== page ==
Imperial table fit for the Court

As the internal refurbishment of the Bridge Chamber progresses it’s time for us to gradually begin reinstating the contents, ready to bring it back into use.

One of the first things to be brought into the building (after the iron Gurney stove, in case you’re wondering) is actually a new acquisition, in the form of a very large table for the Courtroom.

However, finding a new table to appropriately reside in a Victorian Bridge Chamber is no easy task. Especially when the table has to be long enough to comfortably sit the full Court of Wardens and Assistants for meetings and also easy to dismantle to allow the room to be put to other uses.

The table we eventually found – with the help of an antique dealer – apparently comes from a country home in the West Country. Although little is known about its history, it’s dated some time around 1880, which coincides nicely with the year of the first meeting held in the building.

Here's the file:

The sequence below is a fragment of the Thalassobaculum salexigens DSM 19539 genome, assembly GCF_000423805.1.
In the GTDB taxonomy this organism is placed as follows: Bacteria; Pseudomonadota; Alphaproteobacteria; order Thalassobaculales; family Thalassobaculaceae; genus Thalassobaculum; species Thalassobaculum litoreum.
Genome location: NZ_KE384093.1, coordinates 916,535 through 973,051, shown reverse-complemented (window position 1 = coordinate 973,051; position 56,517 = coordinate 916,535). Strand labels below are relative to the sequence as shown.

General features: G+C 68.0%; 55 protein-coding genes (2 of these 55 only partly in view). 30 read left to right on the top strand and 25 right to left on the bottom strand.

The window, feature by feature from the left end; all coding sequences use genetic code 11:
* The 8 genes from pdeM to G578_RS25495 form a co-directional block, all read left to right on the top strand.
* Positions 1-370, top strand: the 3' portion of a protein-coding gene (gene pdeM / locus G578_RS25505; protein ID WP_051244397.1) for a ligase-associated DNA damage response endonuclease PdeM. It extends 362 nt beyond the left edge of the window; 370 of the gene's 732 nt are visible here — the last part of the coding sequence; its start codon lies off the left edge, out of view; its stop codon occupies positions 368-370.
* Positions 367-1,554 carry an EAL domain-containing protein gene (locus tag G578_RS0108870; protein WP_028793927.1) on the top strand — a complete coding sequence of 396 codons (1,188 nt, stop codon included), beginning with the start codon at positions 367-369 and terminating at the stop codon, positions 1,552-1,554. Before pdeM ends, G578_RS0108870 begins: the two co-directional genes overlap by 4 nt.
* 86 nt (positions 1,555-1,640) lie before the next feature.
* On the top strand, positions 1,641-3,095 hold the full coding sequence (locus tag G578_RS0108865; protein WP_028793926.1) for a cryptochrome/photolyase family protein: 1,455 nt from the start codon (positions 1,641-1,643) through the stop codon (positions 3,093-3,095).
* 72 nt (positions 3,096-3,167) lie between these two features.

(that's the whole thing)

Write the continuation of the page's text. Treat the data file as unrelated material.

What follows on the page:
What we do know is that it follows the design of a Gillows Imperial dining table (Gillows having been a highly respected furniture making company of the time). The style of this particular table, the Imperial, became popular in the early 19th century, because it is very adaptable. The pullout action of the table makes it easy to extend while maintaining stability.

Our table is a rarity because of its size. It has nine extension leaves which allow it to vary in length from 1.8m/6ft to 6m/19ft 6in, and is capable of seating up to 24.

For those interested in the detail, the table is mahogany with a reeded edge top. It has a beaded apron finish to the ends and stands on very fine turned and tapering reeded legs terminating in brass cup casters.


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